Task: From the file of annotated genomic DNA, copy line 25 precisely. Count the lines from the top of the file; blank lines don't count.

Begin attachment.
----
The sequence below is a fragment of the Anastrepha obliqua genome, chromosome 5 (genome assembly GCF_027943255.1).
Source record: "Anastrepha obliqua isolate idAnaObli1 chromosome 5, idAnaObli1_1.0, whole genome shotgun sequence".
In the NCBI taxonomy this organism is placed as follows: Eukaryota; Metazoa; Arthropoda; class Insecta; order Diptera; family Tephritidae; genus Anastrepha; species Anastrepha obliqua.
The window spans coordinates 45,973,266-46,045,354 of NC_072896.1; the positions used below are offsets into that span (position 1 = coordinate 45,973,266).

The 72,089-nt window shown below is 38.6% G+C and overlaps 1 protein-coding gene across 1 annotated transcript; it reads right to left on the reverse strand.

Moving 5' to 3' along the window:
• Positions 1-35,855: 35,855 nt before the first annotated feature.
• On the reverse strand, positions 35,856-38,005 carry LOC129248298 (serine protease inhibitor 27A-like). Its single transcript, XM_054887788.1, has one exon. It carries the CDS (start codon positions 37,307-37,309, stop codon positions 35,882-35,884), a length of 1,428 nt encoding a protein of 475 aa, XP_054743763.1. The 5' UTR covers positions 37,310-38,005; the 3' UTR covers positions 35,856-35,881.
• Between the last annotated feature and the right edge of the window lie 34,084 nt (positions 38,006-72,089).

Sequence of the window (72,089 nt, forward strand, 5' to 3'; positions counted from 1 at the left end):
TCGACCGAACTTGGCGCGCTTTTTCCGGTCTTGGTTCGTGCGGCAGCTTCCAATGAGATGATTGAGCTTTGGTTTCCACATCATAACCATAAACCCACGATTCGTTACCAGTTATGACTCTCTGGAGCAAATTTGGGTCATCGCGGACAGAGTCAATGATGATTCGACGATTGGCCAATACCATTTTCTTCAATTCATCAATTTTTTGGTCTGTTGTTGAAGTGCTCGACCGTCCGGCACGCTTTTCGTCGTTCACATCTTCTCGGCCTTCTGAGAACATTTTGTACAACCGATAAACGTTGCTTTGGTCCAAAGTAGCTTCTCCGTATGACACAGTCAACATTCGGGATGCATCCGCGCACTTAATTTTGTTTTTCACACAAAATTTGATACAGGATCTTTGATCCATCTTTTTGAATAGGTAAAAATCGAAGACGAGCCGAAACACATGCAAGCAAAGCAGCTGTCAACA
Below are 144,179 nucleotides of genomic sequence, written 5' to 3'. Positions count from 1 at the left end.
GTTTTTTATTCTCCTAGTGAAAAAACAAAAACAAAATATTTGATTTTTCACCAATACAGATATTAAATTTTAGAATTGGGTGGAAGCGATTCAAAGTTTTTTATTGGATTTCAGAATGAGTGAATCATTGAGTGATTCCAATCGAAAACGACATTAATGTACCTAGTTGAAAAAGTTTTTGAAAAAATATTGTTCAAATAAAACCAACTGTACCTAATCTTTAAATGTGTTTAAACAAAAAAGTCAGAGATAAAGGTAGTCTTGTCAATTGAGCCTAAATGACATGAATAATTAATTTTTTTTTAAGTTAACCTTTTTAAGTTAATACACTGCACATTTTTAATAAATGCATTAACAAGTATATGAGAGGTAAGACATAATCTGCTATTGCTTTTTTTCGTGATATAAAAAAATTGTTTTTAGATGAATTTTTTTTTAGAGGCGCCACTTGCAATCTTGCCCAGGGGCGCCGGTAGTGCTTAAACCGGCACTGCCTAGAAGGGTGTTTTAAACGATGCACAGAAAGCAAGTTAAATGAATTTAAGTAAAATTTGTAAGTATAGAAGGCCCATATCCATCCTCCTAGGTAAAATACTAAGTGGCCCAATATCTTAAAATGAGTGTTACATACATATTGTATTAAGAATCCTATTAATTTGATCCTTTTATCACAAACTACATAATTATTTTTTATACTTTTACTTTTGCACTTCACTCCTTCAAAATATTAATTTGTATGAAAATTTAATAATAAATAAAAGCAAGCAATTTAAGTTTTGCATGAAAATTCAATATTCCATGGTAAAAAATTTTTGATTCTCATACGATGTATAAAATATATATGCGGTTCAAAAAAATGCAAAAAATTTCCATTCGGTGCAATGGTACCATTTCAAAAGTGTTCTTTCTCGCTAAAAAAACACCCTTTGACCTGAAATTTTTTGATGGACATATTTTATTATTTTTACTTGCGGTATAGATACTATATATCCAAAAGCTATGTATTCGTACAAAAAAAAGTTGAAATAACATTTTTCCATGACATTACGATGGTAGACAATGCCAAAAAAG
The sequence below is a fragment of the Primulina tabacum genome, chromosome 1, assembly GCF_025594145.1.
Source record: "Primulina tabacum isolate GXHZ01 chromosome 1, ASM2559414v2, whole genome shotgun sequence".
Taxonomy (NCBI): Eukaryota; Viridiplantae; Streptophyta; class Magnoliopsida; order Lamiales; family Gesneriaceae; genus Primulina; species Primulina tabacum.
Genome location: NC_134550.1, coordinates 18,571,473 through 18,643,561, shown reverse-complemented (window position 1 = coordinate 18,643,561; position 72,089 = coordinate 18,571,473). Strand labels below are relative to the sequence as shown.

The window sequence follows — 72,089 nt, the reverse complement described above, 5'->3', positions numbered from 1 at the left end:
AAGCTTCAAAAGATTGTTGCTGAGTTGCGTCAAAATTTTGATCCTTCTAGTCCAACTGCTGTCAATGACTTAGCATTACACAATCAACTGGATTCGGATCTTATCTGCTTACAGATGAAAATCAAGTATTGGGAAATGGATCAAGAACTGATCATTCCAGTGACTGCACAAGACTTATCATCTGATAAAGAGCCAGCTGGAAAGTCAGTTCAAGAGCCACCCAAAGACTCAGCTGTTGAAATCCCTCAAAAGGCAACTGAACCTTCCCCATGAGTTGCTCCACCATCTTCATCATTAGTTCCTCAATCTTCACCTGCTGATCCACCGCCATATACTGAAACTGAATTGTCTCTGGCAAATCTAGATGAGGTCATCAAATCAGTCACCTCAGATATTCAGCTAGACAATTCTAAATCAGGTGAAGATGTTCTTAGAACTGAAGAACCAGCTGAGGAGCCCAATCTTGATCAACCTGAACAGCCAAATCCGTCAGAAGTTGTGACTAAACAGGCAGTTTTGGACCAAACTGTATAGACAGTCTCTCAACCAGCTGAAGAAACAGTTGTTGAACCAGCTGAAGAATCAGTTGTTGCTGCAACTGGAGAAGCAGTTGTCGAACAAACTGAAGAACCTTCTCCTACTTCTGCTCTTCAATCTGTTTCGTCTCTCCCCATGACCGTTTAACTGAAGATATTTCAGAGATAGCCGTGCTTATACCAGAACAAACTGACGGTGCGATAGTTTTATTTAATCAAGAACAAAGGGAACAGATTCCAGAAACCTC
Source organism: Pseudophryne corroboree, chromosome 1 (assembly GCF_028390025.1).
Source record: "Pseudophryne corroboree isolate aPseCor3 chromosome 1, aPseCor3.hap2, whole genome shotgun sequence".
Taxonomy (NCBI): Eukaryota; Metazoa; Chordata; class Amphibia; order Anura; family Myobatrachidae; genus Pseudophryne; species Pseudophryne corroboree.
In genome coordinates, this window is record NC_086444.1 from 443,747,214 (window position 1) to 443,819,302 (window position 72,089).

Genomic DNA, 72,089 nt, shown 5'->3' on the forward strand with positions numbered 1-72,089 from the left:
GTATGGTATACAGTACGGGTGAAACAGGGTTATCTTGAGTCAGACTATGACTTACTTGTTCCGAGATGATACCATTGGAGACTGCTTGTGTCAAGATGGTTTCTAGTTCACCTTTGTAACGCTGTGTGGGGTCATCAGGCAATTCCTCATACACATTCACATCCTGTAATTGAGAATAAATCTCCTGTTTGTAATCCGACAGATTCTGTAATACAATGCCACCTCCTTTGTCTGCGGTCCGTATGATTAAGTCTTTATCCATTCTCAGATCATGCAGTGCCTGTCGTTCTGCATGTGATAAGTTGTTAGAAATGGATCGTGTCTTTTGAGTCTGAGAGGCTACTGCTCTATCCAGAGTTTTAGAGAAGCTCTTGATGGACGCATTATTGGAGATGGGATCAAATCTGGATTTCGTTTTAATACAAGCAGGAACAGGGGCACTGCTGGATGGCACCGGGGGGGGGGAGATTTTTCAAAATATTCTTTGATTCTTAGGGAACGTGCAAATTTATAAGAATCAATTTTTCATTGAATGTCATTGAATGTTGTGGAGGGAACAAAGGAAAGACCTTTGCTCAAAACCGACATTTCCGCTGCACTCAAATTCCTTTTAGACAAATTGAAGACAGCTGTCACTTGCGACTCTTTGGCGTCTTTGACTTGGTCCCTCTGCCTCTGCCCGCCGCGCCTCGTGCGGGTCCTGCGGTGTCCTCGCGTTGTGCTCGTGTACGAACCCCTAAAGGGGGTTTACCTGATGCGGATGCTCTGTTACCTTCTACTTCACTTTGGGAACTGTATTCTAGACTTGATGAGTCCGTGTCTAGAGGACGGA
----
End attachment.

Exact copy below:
GTATGGTATACAGTACGGGTGAAACAGGGTTATCTTGAGTCAGACTATGACTTACTTGTTCCGAGATGATACCATTGGAGACTGCTTGTGTCAAGATGGTTTCTAGTTCACCTTTGTAACGCTGTGTGGGGTCATCAGGCAATTCCTCATACACATTCACATCCTGTAATTGAGAATAAATCTCCTGTTTGTAATCCGACAGATTCTGTAATACAATGCCACCTCCTTTGTCTGCGGTCCGTATGATTAAGTCTTTATCCATTCTCAGATCATGCAGTGCCTGTCGTTCTGCATGTGATAAGTTGTTAGAAATGGATCGTGTCTTTTGAGTCTGAGAGGCTACTGCTCTATCCAGAGTTTTAGAGAAGCTCTTGATGGACGCATTATTGGAGATGGGATCAAATCTGGATTTCGTTTTAATACAAGCAGGAACAGGGGCACTGCTGGATGGCACCGGGGGGGGGGAGATTTTTCAAAATATTCTTTGATTCTTAGGGAACGTGCAAATTTATAAGAATCAATTTTTCATTGAATGTCATTGAATGTTGTGGAGGGAACAAAGGAAAGACCTTTGCTCAAAACCGACATTTCCGCTGCACTCAAATTCCTTTTAGACAAATTGAAGACAGCTGTCACTTGCGACTCTTTGGCGTCTTTGACTTGGTCCCTCTGCCTCTGCCCGCCGCGCCTCGTGCGGGTCCTGCGGTGTCCTCGCGTTGTGCTCGTGTACGAACCCCTAAAGGGGGTTTACCTGATGCGGATGCTCTGTTACCTTCTACTTCACTTTGGGAACTGTATTCTAGACTTGATGAGTCCGTGTCTAGAGGACGGA